Texas Liberal

All People Matter

Two Great Web Resources Of American History And Culture—Everybody Has The Ability To Learn And To Act

While much of what is on the web is junk, there are some great resources for folks who want to use their discretionary time effectively.

C-SPAN has a full archive of all its programming over the years.

One thing I find of value at the C-SPAN site is the Booknotes page. Booknotes was a weekly interview program that ran each week for a number of years.

The most recent interview I listened to was one from 1989 with Colonel David Hackworth. Colonel Hackworth was a decorated solider from Korea and Vietnam who came to oppose war and much about how the Army operated. This is programming you can listen to on your home computer while you are getting other stuff done.

Here is a Colonel Hackworth’s obituary from 2005. 

An interview on Booknotes I found of interest was one from 1998 of Iris Chang who wrote The Rape of Nanking–The Forgotten Holocaust of World War II. This book is about the Japanese occupation of China. Here is an obituary of Iris Chang 

If you look on the top left on this link, you’ll find access to a full list of old C-SPAN series and programs about a great number of topics. There is a great deal of interest here on a wide variety of topics relating to American history and American authors.

Another great resource is the website of the New York Metropolitan Museum of Art.

While there is a great deal of interest at this site, it is the new American wing that most holds my attention.

Here is a New York Times tour of some of the exhibits in the American wing.

You can look at and read a bit about every piece of art in each gallery of the American wing. You can do this for the art in the other galleries of the museum as well.

This works on a mobile device as well if you look it up that way.

Each work also has a link to its place the very good Heillbrunn Timeline of Art History.

This art is an insight to the political, cultural and personal lives of Americans.

If these resources don’t sail your ship, find something that does.

Everybody has the capacity to understand complex things. The resources are out there to learn all sorts of stuff.

Empowered with what we learn, we all have the ability to put forth our views and to act. Progress is up to each of us.

(Below–Enoch Wood Perry‘s Talking It Over from 1872.)

January 27, 2012 Posted by | Uncategorized | , , , , , , , , | 1 Comment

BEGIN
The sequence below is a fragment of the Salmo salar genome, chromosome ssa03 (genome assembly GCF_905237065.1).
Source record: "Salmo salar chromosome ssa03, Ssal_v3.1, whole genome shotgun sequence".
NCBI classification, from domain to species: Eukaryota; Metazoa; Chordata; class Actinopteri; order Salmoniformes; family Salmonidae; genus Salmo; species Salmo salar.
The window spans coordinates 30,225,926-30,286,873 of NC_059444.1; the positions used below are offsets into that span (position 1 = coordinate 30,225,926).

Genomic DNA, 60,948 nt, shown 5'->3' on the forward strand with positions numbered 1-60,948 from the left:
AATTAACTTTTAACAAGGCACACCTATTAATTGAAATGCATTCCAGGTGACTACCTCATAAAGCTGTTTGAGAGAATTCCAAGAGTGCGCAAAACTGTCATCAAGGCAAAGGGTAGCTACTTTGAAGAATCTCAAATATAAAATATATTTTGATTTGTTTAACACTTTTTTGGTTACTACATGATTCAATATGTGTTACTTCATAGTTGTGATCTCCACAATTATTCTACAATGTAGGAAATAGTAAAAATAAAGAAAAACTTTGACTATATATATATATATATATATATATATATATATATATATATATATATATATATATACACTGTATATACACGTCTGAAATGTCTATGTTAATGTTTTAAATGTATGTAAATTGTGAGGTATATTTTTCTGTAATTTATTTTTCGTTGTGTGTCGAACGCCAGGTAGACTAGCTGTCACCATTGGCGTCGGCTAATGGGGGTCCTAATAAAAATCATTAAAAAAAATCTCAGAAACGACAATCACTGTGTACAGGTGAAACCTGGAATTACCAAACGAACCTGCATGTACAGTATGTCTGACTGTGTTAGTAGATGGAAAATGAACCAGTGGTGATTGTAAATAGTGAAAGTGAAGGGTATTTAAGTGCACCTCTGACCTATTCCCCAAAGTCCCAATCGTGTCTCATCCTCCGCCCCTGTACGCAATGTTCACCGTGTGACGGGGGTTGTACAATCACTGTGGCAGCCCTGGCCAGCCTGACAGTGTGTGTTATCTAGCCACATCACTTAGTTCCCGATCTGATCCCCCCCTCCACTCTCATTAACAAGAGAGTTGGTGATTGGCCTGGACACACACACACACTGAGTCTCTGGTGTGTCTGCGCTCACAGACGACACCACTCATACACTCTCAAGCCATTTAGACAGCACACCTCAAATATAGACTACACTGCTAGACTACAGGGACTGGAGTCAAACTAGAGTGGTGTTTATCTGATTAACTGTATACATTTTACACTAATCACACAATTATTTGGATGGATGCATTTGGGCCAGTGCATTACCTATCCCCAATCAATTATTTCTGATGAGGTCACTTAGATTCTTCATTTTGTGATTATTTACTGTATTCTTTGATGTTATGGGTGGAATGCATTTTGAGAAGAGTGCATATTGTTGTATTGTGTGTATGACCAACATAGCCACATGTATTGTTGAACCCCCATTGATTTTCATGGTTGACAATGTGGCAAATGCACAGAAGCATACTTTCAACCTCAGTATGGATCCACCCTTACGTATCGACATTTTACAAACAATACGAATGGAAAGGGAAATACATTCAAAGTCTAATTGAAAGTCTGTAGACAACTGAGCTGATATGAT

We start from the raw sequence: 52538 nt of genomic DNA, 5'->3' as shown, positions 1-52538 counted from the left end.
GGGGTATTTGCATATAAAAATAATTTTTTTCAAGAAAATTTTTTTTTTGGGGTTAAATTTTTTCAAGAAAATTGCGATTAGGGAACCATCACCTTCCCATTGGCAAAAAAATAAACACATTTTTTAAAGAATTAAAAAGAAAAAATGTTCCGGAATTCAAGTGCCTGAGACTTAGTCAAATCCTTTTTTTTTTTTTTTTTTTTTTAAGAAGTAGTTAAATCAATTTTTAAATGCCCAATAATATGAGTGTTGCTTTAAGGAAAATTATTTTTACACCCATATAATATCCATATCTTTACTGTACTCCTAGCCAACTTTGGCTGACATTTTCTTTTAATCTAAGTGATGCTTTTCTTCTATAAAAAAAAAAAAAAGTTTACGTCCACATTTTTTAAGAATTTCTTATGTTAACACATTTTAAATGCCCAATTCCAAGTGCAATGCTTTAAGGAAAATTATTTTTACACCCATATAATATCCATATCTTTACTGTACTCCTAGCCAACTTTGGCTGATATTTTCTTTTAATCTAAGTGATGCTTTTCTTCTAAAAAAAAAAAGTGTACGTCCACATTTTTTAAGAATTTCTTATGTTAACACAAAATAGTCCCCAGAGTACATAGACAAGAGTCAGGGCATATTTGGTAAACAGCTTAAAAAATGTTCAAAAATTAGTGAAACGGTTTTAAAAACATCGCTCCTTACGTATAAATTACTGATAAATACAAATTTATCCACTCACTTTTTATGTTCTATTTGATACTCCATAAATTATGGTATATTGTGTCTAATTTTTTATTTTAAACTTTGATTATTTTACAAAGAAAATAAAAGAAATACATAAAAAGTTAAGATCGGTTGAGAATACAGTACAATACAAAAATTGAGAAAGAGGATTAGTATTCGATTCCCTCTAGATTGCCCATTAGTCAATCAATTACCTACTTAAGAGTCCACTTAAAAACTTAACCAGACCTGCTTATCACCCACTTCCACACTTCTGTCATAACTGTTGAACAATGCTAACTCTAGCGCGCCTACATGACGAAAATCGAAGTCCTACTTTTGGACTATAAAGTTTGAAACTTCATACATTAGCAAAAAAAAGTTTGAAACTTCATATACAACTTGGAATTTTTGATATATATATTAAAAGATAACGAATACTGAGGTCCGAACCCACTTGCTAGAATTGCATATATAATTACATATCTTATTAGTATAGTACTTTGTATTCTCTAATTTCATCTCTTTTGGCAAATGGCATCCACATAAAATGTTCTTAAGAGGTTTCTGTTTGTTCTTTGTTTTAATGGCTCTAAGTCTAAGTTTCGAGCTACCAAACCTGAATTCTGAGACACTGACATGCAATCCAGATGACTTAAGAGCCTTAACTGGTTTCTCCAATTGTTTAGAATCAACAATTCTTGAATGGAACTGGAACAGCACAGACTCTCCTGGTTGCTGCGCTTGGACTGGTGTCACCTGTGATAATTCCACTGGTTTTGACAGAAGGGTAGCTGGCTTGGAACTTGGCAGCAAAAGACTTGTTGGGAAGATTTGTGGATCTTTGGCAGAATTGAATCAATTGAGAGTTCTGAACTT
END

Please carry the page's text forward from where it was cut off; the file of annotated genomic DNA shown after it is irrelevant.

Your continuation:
Good Resources To Learn About The Presidents

President’s Day is coming up.

Above you see George Washington and Abe Lincoln hugging in the afterlife.

Where can you learn more about the Presidents?

I have four suggestions. Two of these resources are books and the other two can be found online.

The book The American Presidency–The Authoritative Reference is very useful.

Edited by Alan Brinkley and Davis Dyer, American Presidency is a collection of essays about each President up until George W. Bush.

The book offers up a small measure of biography and a larger portion of analysis. With the essays running between 10 and 20 pages, this book is a good path to a reasonably complex understating of the Presidents in a manageable amount of time.

A great deal of information about the Presidents can be found in The Complete Book of U.S. Presidents by William Degregoiro.

I’m not sure that any book has more facts about our Presidents than Complete Book. Here you’ll learn not just about the Presidents and their terms of office, but also about their cabinets, spouses and children, and various love affairs. It is one of the most enjoyable books I know.

The best online resource I’m aware of about the Presidents can be found at the Miller Center for Public Affairs at the University of Virginia. There you’ll find biographical information, essays and  a multimedia gallery. It is very well done.

Finally, C-Span offers the excellent American Presidents website. There are broadcasts you can watch showing where the Presidents lived, as well as programs where experts talk about the Presidents and take phone calls from viewers.

It is fine entertainment.

Make use of these top-notch resources, and you’ll know all you need to know about the Presidents and the impact they had on American history.

February 13, 2010 Posted by | Uncategorized | , , , , , , , , , | Leave a comment

Hey, Marriott–I Don’t Need Five ESPN Channels